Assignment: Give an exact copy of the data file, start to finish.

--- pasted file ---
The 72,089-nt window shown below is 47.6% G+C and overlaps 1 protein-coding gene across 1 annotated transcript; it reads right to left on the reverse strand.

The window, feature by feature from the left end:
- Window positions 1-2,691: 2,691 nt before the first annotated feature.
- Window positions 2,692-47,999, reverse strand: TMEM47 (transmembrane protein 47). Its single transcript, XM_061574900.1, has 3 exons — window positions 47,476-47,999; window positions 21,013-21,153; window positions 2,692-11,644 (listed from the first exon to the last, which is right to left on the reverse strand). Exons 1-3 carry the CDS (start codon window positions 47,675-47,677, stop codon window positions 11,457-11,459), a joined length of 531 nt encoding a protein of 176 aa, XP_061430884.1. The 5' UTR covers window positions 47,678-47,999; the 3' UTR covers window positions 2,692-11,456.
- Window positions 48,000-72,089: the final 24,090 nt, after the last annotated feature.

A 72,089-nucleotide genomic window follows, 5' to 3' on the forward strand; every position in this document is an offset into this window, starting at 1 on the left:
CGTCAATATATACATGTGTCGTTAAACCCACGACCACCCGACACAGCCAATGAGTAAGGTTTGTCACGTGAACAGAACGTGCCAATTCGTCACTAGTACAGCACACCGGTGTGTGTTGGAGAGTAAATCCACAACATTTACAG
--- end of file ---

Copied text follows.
The 72,089-nt window shown below is 47.6% G+C and overlaps 1 protein-coding gene across 1 annotated transcript; it reads right to left on the reverse strand.

The window, feature by feature from the left end:
- Window positions 1-2,691: 2,691 nt before the first annotated feature.
- Window positions 2,692-47,999, reverse strand: TMEM47 (transmembrane protein 47). Its single transcript, XM_061574900.1, has 3 exons — window positions 47,476-47,999; window positions 21,013-21,153; window positions 2,692-11,644 (listed from the first exon to the last, which is right to left on the reverse strand). Exons 1-3 carry the CDS (start codon window positions 47,675-47,677, stop codon window positions 11,457-11,459), a joined length of 531 nt encoding a protein of 176 aa, XP_061430884.1. The 5' UTR covers window positions 47,678-47,999; the 3' UTR covers window positions 2,692-11,456.
- Window positions 48,000-72,089: the final 24,090 nt, after the last annotated feature.

A 72,089-nucleotide genomic window follows, 5' to 3' on the forward strand; every position in this document is an offset into this window, starting at 1 on the left:
CGTCAATATATACATGTGTCGTTAAACCCACGACCACCCGACACAGCCAATGAGTAAGGTTTGTCACGTGAACAGAACGTGCCAATTCGTCACTAGTACAGCACACCGGTGTGTGTTGGAGAGTAAATCCACAACATTTACAG